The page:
Courtesy of Carle and Russell Bodoff from the Center for Aging Services Technologies are able to get a closer look at some of these fascinating developments:

  • Tracking systems: Several companies are in the process of developing tracking technologies for people who have illnesses such as Alzheimer’s Disease who are at risk of wandering and getting lost. The system monitors location, health and social interaction.
  • Intelligent telephones: Intel is working on a phone for people with memory problems. The phone uses caller ID to display a photo of the person calling, the relationship of the caller, and some notes about their last conversation to jog the memory.
  • “Smart pill dispensers”: These new pillboxes work with location sensors to give reminders at the appropriate place and time for medication. Users can program these boxes to flash, speak, and dispense when needed. If a dose is missed by 90 minutes, it will phone a caregiver.
  • Walking aids: Walkers are being developed that can steer away from obstacles and be retrieved by remote control. Oregon Health & Science University is also developing canes that can detect pressure or other warning sides to initiate an alarm when a person is in danger of falling.
  • Robotic Nurses: Carnegie Mellon University and Vecna Technologies of College Park are in the process of developing robots to help homecare workers lift people who cannot walk. With funding from the U.S. military, it will be able to lift and carry people with mobility impairments including injured soldiers and patients in hospitals, nursing homes, and in their homes.

   

September 13, 2012 at 3:30 pm Leave a comment

September is World Alzheimer’s Month

September is World Alzheimer’s Month, and is therefore an ideal time to provide information and increase awareness about this disease that plagues 5.4 million Americans and is the sixth-leading cause of death. Being educated about Alzheimer’s not only allows for informed decisions but also enables early identification of the disease to assist in preparation and planning.

We pulled some helpful information from the Alzheimer’s Foundation of America that can provide a better look into what to expect, thoughts on managing the disease and latest research regarding treatment.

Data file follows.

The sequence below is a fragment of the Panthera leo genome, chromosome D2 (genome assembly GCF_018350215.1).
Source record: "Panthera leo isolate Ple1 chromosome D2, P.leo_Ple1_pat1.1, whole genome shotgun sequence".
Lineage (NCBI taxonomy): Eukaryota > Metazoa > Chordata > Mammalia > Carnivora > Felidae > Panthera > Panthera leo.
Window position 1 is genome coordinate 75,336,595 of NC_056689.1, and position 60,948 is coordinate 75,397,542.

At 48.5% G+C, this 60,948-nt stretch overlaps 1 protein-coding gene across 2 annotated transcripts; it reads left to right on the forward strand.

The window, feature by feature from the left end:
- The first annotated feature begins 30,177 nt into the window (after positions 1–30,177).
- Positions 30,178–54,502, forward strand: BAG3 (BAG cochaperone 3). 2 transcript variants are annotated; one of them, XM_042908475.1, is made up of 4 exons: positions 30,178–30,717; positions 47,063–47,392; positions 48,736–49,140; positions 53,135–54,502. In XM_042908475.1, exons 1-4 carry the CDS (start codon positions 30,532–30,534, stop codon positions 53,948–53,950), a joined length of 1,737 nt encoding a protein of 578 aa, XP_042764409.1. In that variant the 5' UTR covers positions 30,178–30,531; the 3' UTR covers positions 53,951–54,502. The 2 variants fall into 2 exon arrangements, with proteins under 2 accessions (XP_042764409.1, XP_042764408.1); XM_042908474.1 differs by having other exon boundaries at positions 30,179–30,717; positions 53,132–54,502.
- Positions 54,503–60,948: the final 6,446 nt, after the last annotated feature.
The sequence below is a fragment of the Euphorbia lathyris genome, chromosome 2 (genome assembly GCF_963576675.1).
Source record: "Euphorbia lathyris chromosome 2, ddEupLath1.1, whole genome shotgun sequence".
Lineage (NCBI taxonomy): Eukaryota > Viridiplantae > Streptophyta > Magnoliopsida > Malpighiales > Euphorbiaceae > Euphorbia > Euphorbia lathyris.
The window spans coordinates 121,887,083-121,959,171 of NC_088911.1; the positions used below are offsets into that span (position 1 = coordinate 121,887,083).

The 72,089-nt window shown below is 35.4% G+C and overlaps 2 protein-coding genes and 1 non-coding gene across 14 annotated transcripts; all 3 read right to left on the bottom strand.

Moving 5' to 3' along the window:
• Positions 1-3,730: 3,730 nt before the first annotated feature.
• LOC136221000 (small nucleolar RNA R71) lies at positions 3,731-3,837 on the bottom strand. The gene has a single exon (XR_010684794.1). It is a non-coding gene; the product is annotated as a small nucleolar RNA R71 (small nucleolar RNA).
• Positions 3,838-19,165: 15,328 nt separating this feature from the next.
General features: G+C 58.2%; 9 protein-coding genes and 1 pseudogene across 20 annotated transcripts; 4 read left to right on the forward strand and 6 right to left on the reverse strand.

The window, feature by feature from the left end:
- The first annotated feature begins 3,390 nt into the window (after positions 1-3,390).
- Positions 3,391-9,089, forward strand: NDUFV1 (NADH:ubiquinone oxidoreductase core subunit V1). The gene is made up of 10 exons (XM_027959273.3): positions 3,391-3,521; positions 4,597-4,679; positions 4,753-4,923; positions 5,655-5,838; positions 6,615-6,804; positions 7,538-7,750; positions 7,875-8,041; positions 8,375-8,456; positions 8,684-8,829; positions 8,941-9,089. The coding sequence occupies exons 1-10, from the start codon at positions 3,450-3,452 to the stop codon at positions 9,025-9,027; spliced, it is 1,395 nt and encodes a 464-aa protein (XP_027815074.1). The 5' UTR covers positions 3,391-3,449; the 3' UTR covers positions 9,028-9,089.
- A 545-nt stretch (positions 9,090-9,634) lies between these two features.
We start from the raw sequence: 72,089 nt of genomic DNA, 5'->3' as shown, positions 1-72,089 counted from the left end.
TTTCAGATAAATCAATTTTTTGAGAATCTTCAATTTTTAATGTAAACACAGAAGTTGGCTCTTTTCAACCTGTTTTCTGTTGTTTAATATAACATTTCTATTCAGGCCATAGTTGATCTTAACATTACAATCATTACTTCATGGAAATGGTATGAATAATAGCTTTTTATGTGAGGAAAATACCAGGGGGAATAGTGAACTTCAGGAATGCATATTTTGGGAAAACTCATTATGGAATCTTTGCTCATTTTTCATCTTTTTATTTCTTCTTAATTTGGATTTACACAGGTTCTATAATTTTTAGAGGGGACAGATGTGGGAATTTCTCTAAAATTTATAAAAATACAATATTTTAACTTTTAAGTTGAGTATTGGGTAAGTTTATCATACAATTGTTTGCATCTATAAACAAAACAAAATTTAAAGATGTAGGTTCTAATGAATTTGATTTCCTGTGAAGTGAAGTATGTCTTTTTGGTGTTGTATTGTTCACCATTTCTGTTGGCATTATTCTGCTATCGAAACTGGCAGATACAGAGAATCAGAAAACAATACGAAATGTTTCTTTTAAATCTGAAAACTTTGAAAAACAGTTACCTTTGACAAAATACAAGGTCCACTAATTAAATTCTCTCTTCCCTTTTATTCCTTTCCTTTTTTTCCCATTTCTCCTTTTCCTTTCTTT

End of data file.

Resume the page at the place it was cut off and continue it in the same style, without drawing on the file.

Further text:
According to AFA, Alzheimer’s disease is a progressive disorder that attacks the brain’s nerve cells; resulting in loss of memory, thinking and language skills, and behavioral changes. It is most common in people aged 65 and older and is not a normal part of aging.

Common warning signs that your loved one may be experiencing symptoms of Alzheimer’s include:

  • Memory loss of recent events, names, placement of objects, or other new information.
  • Confusion about time and place.
  • Abnormal struggle to complete familiar tasks such as getting dressed or brushing teeth.
  • Poor judgment when making decisions.
  • Increased suspicion, frequent mood swings, or disinterest in usual activities.

If some of these signs are present in your loved one, remember Alzheimer’s is not a normal part of aging and it is crucial to distinguish these common signs rather than blame them on natural forgetfulness.

Alzheimer’s is the most common form of dementia and unfortunately worsens over time. Although there is no current cure, treatment for specific symptoms are available and research continues in the hope of finding a future cure.

The Alzheimer’s Association is asking for your support and “Go Purple!” throughout the month of September. You can make a difference by wearing purple on Sept. 21 and browsing their site to read diagnosis stories and sharing your own.

September 5, 2012 at 8:27 pm Leave a comment


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  • Start the New Year in a Youthful Spirit December 12, 2012